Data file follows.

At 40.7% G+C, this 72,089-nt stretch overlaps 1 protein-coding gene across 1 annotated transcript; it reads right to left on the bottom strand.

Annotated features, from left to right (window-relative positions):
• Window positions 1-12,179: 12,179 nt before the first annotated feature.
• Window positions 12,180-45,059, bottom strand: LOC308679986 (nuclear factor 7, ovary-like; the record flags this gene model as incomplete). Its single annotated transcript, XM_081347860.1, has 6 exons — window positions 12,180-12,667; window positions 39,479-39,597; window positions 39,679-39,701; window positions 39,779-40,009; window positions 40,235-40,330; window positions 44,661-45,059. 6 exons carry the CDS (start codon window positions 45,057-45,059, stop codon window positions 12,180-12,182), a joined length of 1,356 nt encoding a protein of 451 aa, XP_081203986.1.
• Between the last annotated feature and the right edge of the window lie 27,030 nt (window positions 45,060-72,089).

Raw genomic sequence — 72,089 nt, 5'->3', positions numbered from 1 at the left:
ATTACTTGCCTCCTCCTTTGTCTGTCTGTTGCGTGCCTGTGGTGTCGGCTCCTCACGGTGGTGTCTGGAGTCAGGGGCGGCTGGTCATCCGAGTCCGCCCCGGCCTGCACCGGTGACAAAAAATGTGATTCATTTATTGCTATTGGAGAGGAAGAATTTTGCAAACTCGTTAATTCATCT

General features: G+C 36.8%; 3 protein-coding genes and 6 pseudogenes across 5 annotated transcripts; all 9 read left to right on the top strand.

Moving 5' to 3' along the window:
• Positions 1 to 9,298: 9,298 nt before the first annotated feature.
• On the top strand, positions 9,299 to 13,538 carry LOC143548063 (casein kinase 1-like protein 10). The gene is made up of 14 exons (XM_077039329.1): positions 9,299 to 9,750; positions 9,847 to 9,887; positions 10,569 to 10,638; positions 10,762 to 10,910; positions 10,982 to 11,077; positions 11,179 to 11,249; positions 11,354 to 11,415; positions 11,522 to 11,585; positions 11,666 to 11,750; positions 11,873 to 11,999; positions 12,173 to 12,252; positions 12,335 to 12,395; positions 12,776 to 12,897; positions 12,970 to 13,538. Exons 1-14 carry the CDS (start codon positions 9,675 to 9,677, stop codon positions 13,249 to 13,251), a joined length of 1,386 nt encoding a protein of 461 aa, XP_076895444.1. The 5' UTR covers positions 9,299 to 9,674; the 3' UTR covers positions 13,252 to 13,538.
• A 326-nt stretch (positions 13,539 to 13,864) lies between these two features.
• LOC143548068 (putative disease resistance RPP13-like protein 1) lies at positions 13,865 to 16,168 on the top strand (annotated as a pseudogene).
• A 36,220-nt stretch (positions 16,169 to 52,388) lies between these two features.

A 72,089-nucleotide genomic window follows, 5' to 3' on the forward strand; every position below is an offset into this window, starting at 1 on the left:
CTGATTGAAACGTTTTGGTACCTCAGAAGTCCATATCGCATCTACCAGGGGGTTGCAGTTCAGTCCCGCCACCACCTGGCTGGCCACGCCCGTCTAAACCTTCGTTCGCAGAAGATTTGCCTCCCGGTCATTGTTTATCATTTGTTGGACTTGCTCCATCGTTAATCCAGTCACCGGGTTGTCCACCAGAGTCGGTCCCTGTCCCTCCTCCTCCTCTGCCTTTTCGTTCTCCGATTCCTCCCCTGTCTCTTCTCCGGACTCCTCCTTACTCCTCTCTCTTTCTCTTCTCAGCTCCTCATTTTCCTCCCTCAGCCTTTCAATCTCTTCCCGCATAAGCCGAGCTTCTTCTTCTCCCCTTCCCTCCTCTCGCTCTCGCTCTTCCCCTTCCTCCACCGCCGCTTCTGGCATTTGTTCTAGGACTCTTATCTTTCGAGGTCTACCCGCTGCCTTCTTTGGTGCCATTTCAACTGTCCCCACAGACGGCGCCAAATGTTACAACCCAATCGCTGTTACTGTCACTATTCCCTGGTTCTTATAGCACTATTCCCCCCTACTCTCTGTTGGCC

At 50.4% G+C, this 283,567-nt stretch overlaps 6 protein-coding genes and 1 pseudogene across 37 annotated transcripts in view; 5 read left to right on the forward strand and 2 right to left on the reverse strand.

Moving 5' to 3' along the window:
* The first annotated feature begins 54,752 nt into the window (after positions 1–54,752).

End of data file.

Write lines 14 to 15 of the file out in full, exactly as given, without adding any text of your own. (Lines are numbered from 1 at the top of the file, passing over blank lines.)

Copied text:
• A 36,220-nt stretch (positions 16,169 to 52,388) lies between these two features.

A 72,089-nucleotide genomic window follows, 5' to 3' on the forward strand; every position below is an offset into this window, starting at 1 on the left: